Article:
Talkspace pays its therapists about $20 per hour. This is significantly less than the $30 per hour rate being paid to therapists by competitor companies like Betterhelp. According to Indeed, the average Talkspace therapist is averaging around $29,779 per year – 44% below the U.S. national average.
This information is important because the mood and attitude of the therapist will be felt by the consumer. With Talkspace, the following situation unfolded for me, twice:
- I match with a new therapist
- Their first availability is at least a full week out
- I wait all week to meet the therapist (expensive subscription days being wasted)
- Shortly before the day of the session, the therapist reschedules or cancels
I certainly understand that these things happen. The patient, however, is not always going to be able to accommodate last-minute reschedules. In my case, work and personal obligations consistently got in the way of the therapists’ alternative availabilities.
With traditional therapy, this may not be as big of an issue. With a subscription model, this eats into the valuable, and expensive, days I've paid for this service.
All this to say: The cavalier attitude I sensed from my Talkspace therapists about keeping appointments probably stems from them feeling underpaid or underappreciated.
Does Talkspace Have Good Customer Service?
Talkspace has the worst customer service of the major teletherapy companies. With both a Trustpilot score and BBB score hovering around 1 star out of 5, it’s safe to say that most users' Talkspace reviews are negative.
While I’ve done my best to keep this Talkspace review as factual and non-biased as possible, you’ve probably detected my tone of disapproval by now. This is because, after a month of dealing with Talkspace’s long matching periods and last-minute provider cancellations, I had only actually gotten one therapy session in my whole first month!
Before my first month’s subscription expired, I reached out to Talkspace’s customer service to ask if they could grant a few weeks extension so I could fully experience the service. I was told that an extension would be impossible, but that as long as I scheduled future sessions while my account was active, I could still use my session credits beyond my subscription expiration date. I considered this solution to be fair… unfortunately, it was inaccurate information.
When my next session finally came in the second month, the platform had me locked out. Contrary to what the customer service agent had told me, I couldn’t use my session credits on these pre-booked sessions once my Talkspace subscription expired. I reached back out to customer service about what happened and a new agent confirmed that I wouldn’t be able to use the credits. She did not, however, offer a solution. I sent her a screenshot of the conflicting information the other agent provided, but I didn’t receive another response.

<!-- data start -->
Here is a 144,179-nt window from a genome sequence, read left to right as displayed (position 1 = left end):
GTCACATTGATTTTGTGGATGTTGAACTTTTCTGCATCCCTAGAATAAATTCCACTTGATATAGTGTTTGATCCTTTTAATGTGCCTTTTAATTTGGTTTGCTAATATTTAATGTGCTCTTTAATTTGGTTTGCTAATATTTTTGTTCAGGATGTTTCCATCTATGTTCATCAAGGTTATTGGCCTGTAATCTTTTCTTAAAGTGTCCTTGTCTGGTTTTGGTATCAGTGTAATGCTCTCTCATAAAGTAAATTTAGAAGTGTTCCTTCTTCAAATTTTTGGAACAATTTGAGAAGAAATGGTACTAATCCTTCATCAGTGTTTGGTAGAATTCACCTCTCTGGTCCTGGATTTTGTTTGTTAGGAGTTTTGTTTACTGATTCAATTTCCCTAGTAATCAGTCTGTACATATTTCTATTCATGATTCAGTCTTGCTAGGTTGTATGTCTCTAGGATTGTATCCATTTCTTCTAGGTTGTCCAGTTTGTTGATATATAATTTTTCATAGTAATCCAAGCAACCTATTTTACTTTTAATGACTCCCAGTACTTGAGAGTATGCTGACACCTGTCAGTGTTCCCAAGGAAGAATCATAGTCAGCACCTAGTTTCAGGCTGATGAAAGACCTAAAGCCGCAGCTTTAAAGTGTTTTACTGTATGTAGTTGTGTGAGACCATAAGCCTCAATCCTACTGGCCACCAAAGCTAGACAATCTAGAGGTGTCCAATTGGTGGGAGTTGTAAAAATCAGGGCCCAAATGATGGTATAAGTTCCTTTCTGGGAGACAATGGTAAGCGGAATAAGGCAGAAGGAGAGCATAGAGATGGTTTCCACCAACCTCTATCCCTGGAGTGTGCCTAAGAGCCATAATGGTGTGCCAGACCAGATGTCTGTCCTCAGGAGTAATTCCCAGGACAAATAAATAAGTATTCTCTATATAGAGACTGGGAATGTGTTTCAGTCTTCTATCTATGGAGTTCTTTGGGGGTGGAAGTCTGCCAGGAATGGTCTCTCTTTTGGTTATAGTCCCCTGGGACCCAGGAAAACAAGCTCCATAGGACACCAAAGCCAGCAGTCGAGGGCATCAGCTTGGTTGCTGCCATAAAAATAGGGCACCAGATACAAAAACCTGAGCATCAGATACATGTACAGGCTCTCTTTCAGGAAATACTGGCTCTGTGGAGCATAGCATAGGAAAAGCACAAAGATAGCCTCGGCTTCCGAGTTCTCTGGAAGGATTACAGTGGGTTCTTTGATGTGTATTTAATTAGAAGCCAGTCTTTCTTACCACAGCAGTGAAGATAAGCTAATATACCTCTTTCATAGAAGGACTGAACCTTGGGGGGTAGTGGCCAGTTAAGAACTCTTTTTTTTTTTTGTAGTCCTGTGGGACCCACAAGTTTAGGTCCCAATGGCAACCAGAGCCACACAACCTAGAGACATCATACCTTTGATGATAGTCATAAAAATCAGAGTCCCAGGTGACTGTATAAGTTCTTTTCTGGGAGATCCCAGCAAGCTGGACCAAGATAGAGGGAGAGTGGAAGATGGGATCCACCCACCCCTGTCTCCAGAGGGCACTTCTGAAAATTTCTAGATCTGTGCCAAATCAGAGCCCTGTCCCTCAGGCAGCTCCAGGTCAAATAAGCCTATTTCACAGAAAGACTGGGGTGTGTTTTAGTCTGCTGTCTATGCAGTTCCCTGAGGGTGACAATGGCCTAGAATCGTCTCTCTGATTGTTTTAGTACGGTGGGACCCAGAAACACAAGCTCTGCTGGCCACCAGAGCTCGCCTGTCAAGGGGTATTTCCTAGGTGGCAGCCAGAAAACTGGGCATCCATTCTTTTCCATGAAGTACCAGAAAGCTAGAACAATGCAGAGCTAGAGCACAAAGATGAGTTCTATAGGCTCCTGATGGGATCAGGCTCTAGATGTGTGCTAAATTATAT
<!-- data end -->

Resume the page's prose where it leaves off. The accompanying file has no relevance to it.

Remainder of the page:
Now, I’m not one to be a “Karen,” but at this point I’m pretty annoyed. I just paid an entire month ($516 value) to – basically – meet a therapist one time. No part of this could be considered good for my mental health. Naturally, I’m feeling pretty entitled to a refund.
Unfortunately, getting a refund from Talkspace was like pulling teeth. Because my support tickets were being closed without acknowledgement or resolution, I had to submit a handful of them. Honestly, it felt like once I mentioned the word “refund” I wound up in the “ignore and delete” folder.
To their credit, Talkspace did eventually grant me a refund after about two months. However, had I not been annoyingly and aggressively persistent, I’m sure I never would’ve seen my money again.
So… No, Talkspace does not provide good customer service.
How Often do Talkspace Therapists Respond?
Talkspace claims that therapists should respond to texts at least five out of seven days of the week. This is actually pretty reasonable, considering the fact that therapists have personal lives too. The volume and frequency of responses you get will probably vary depending on your provider. If you feel your current provider isn’t texting you back or responding frequently enough, feel free to switch providers until you’re matched with one who fits your needs.
How do I Get the Most Out of Talkspace?
To get the most out of Talkspace, make sure you find and match with a provider you really get along with. You should probably commit to at least a few months to really give therapy a chance to work for you.
While my Talkspace review is negative, it’s possible that some of these issues may have worked themselves out over a longer period of time. If I have one good thing to say in this Talkspace review, it's that I actually liked my second therapist and could imagine benefitting from additional sessions with him.
Can Talkspace Prescribe Medicine?
Talkspace can prescribe medicine at an additional cost. For Talkspace to provide you with medication, you’ll need to meet with a psychiatrist online for an initial evaluation costing $249. After this, any follow-up appointments will cost $125.
Is Talkspace Worth it? Plus, Some Alternatives to Talkspace
Overall, this Talkspace review is not one that found Talkspace to be worth it. However, I wouldn’t write off online therapy as a whole. Below is a chart showing some alternatives to Talkspace. If we missed any competitors of Talkspace that you really love, be sure to comment below and let us know!
Live Video Chats
Accepts Certain Insurance
Psychiatric/Medication Option Available
(Initial $250 + $125 for Follow-up Appointments)
$360 (Discounts Possible)
Sources Used in This Talkspace Review
 Indeed.com - Therapist yearly salaries in the United States at Talkspace
Try my #1 Recommended Course for Beating Panic Attacks